Green Energy Transition and War

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The US and European countries have banned Russian oil and gas imports. How will this affect the energy transition?

  • The US and UK announced that they would ban the import of Russian oil and gas. The EU has also come up with a plan to reduce its dependence on Russian energy by two-thirds this year.
  • The EU is expected to have its gas stocks at 90% capacity by October instead of the regular 30%. The short-term perspective for the EU is to import gas from the US and Africa.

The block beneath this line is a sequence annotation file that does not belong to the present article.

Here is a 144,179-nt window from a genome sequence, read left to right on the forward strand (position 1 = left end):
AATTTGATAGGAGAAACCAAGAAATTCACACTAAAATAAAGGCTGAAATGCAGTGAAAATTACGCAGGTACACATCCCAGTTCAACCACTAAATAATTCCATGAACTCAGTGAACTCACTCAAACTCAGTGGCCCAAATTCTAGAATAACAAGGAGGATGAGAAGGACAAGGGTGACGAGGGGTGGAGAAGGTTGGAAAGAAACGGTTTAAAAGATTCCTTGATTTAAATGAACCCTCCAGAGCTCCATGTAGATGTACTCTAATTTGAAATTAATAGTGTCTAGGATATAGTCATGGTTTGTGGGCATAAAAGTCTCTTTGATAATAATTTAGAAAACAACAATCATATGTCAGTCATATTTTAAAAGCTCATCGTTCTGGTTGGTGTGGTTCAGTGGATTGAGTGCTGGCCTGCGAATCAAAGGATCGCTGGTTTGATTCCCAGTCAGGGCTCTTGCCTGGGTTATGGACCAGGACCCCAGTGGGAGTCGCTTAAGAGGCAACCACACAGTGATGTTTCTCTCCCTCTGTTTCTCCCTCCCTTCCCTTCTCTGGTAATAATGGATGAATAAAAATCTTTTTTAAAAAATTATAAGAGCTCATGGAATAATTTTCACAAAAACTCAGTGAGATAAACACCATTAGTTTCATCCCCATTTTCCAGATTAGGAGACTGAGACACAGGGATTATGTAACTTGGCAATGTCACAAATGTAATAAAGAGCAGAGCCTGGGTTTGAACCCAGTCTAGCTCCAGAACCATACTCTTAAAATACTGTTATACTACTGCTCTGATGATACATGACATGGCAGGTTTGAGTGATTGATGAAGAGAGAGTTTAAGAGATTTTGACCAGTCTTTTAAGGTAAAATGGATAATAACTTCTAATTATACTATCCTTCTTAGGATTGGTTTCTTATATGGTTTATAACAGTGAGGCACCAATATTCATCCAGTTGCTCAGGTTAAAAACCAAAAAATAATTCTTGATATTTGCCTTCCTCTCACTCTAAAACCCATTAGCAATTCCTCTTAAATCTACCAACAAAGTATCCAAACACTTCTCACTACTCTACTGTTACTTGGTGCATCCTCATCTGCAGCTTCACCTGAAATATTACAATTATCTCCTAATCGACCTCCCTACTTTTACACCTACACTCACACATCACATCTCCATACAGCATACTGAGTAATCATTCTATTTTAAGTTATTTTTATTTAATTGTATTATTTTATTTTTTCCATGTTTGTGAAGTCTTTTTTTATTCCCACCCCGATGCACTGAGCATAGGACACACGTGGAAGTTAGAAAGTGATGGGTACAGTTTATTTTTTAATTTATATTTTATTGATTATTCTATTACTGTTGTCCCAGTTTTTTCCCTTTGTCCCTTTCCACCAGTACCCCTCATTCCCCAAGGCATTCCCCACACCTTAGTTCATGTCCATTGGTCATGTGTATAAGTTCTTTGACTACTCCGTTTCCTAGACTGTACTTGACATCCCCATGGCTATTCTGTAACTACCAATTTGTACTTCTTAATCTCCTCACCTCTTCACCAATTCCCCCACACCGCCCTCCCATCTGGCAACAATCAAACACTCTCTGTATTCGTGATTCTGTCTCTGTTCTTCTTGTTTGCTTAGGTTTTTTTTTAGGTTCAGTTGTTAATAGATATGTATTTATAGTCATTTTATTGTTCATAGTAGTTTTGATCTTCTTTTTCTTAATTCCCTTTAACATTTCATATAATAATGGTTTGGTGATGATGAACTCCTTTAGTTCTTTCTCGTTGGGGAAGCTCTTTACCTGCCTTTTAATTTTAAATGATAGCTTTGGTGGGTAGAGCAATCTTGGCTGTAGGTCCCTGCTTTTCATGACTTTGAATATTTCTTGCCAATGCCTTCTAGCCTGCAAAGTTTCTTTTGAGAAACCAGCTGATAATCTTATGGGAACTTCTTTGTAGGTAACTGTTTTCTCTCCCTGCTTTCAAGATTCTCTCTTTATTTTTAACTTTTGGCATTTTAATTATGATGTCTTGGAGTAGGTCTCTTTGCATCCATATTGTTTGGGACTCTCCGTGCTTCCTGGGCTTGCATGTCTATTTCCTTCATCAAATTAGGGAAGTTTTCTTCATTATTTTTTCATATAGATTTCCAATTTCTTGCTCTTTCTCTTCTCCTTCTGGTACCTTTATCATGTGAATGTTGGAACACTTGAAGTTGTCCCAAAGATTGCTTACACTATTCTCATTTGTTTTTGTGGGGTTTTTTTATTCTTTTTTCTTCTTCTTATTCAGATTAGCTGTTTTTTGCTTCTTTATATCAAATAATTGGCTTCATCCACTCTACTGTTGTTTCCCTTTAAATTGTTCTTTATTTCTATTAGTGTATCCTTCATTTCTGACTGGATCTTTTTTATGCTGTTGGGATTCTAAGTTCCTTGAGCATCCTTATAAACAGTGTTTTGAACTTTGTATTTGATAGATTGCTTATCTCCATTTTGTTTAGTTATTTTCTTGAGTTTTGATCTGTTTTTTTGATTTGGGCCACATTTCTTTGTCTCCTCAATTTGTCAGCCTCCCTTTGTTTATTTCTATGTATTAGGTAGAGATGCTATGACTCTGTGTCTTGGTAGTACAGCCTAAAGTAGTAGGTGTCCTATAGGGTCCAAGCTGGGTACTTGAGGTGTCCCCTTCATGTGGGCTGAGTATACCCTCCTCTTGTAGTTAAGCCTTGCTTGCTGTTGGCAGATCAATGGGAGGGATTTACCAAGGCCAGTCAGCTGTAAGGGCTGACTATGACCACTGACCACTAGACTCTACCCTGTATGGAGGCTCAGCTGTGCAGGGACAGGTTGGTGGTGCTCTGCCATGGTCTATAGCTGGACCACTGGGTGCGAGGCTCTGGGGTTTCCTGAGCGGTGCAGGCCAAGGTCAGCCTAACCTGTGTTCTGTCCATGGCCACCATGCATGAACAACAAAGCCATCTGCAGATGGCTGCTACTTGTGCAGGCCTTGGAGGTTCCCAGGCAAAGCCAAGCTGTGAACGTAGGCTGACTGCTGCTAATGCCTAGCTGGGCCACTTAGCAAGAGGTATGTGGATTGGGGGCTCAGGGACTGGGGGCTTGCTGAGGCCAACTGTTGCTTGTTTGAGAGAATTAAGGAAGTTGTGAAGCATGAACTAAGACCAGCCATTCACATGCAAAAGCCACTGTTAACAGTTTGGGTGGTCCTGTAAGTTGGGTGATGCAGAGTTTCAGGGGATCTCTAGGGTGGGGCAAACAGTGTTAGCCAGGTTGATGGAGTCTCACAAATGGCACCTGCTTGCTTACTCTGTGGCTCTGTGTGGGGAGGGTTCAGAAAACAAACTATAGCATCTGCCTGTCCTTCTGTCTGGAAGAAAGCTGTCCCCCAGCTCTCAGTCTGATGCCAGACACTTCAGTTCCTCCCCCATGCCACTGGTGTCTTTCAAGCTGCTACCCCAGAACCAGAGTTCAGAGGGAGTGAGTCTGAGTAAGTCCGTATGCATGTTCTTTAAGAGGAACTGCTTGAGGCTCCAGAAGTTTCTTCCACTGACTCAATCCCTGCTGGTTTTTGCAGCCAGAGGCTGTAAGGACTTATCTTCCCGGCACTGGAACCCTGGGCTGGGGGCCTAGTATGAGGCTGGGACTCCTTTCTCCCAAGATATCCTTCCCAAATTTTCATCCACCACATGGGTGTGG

• The effects of these moves have already made their presence felt. Oil prices are hovering around $130 per barrel, a record since 2011.
  • Analysts worry that this will postpone the green energy transition. Germany announced plans to start new Liquefied Natural Gas terminals, coal usage is set to go up, among other things.
  • The post-pandemic energy use already led to a spike in carbon emissions. Using coal and imported gas from elsewhere and slow-moving renewable energy projects aren't going to bring emissions down.
  • Would these developments put roadblocks on the green energy transition highway or is there a scope to turn this adversity into an opportunity for greener energy? We explore in this reading.
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